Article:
Tesla Battery Day has not long drawn to a close and it did not disappoint in terms of announcements, innovations and promises — all of which promise to lead to cheaper batteries and, in turn, cheaper electric vehicles.
As we’ve come to expect from Tesla and, especially, Elon Musk, punctuality was not top of the agenda, with the livestream starting around 15 minutes after the 4.30pm EST schedule. A genuine oversight or a neat tactic to ensure as many viewers as possible? If it was the latter, it worked.
At the start of the shareholder meeting (arguably the less exciting of the two parts of the event), there were around 160k people watching. As of 8.30pm EST the livestream (link at the end of this article) has already been viewed more than a million times.
Perhaps the quirkiest aspect of Tesla Battery Day was the audience setup. To adhere with social distancing guidelines, each participant was assigned a Tesla to watch the event from. Each vehicle was equipped with a custom program that allowed passengers to watch the show via the car’s central screen.
Unable to clap or voice their appreciation audibly (because they were sat in cars), spectators instead honked the horns of their Teslas throughout the presentation to show their support. Some ingenious product placement during a shareholder meeting — well played, Tesla, well played.
So what did we discover from the Tesla Battery Day event? Here are the main takeaways:
New tabless battery design will extend range, power
Tesla is going to manufacture its own batteries in-house, following a new “tabless” design that does away with the tabs that enable a cell’s energy to be transferred to an external source. Tesla says the new batteries will reduce costs and bring the sale price of EVs one step closer to petrol-powered cars.
Musk said that the tabless batteries will also improve its vehicles’ range by 16% and power by more than six times.
Model S Plaid will cost $139,990, be capable of 200mph
The Plaid powertrain has been teased for a while, but will it live up to expectations?
As part of the Tesla Battery Day presentations, Musk showed off the new “Plaid” version of its Model S sedan, which will be a step up from its “Ludicrous” model. With a range between charges of 520 miles, a zero-to-60 time of less than two seconds, and a top speed of 200mph, we’d argue the Plaid will indeed please both EV fans and skeptics alike.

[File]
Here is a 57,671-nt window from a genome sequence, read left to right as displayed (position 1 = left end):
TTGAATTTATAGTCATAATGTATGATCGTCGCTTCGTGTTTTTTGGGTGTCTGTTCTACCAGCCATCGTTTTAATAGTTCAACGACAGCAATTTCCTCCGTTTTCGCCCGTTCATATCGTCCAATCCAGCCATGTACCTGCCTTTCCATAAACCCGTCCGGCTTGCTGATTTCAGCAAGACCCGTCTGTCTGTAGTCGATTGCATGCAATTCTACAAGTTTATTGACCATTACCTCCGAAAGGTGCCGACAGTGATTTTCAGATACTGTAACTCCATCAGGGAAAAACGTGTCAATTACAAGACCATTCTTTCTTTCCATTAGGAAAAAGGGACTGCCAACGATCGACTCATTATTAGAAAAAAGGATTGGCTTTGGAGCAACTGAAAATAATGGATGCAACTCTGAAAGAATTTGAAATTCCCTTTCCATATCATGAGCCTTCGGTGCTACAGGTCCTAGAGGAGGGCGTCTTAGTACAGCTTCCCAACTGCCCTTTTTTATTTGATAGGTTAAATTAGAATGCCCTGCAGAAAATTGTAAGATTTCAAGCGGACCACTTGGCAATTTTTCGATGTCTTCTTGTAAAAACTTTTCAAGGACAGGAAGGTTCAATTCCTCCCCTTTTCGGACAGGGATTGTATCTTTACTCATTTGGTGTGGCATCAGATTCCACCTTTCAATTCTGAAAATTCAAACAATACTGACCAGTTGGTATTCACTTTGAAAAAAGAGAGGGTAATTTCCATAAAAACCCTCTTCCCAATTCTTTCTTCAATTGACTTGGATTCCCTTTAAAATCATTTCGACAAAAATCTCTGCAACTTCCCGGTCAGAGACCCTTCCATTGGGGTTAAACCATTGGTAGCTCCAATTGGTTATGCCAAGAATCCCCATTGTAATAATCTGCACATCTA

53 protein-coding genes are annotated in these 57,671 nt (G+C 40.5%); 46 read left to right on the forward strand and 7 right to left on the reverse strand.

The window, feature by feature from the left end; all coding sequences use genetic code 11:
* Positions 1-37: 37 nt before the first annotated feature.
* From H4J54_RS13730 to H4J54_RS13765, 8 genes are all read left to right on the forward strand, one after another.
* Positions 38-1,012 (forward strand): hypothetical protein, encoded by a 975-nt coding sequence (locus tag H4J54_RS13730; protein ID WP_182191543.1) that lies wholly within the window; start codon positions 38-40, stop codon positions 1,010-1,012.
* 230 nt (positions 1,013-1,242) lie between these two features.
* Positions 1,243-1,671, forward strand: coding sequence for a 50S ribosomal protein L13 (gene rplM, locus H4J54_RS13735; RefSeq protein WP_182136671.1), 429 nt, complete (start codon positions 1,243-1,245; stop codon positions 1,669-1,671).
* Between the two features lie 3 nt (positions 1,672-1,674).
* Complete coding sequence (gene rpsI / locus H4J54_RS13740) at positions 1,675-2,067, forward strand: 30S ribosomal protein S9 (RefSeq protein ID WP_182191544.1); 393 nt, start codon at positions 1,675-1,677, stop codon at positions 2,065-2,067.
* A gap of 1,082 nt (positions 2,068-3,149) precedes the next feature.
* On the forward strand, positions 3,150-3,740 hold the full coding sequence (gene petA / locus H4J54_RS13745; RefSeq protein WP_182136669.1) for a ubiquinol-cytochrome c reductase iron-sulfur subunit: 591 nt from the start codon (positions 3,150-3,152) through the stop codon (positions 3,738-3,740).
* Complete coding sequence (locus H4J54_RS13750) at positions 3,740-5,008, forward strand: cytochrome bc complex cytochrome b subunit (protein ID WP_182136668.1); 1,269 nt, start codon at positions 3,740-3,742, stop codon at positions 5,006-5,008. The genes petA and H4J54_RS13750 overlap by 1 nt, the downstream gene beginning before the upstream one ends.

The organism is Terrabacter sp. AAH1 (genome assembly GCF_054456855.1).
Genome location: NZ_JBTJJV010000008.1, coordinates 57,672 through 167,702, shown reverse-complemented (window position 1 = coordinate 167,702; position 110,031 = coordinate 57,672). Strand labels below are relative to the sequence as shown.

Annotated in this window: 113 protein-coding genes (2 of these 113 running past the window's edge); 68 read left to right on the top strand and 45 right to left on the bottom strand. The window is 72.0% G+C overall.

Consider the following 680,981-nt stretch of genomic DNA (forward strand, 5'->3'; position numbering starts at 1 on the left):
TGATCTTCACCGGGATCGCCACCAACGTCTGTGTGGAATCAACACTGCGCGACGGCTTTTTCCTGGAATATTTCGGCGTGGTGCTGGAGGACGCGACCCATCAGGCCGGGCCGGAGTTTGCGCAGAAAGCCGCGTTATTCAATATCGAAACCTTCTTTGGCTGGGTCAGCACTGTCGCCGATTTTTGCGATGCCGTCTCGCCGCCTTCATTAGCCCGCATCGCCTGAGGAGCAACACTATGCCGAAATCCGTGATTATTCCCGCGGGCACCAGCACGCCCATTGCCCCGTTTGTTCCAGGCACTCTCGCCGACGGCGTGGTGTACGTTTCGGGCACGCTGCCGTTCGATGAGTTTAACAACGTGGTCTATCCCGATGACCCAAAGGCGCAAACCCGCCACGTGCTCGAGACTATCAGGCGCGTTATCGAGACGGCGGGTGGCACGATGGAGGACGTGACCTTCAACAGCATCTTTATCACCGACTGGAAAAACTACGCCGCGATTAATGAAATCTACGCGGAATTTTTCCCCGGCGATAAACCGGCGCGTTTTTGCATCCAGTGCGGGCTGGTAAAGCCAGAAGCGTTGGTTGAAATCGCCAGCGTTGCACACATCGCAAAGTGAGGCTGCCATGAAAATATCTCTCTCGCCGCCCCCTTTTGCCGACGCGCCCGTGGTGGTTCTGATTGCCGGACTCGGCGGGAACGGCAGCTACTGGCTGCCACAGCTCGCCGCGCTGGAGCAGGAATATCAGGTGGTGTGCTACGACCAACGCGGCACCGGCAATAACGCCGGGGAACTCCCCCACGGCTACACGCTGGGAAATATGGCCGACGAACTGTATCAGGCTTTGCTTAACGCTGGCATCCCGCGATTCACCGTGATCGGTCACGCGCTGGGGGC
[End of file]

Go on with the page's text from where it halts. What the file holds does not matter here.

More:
The $139,990 price tag is likely to be a sticking point for many people though.
Cobalt to be phased out in batteries
It’s rare (i.e. expensive), hard to mine and often done so unethically, so it makes sense that Tesla is looking to eliminate cobalt from its batteries. The firm already uses far less than many in its industry, but Musk said Tesla will now stop using cobalt all together.
While we don’t have a timeline for the phase out of cobalt, Musk did say that it’s a move that will make its batteries significantly cheaper.
A new cathode plant is coming…
Tesla plans to build a new cathode plant for its batteries in North America. While we don’t know exactly where this will be, Musk did say that he eventually wants a gigafactory on every continent. A Tesla announcement in July said the firm was building its next US factory in Austin, Texas.
Drew Baglino, the SVP of powertrain and energy engineering at Tesla, who joined Musk throughout Tesla Battery Day, said: “We’re gonna go and start building our own cathode facility in North America and leveraging all of the North American resources that exist for nickel and lithium, and just doing that just localizing our cathode supply chain and production, we can reduce miles traveled by all the materials that end up in the cathode by 80%.”
Tesla also plans to officially get into the mining business, with Musk saying they have secured the rights to a 10,000-acre lithium clay deposit in Nevada. The lithium mine is another step towards lowering the cost of batteries and will enable Tesla to bring its supply chain closer to its home.
A $25,000 electric car is on the cards
All of the above, Tesla says, will help it halve the price per kilowatt-hour — the unit of energy most commonly used to measure the capacity of battery packs in modern EVs. This will help Tesla achieve its new goal of producing a mass market electric car around the $25,000 price point.
“We’re confident we can make a very, very compelling $25,000 electric vehicle, that’s also fully autonomous,” Musk said. “And when you think about the $25,000 price point you have to consider how much less expensive it is to own an electric vehicle. So actually, it becomes even more affordable at that $25,000 price point.”
You can watch Tesla’s annual shareholder meeting and the Battery Day event below:
*Header image courtesy of Pixabay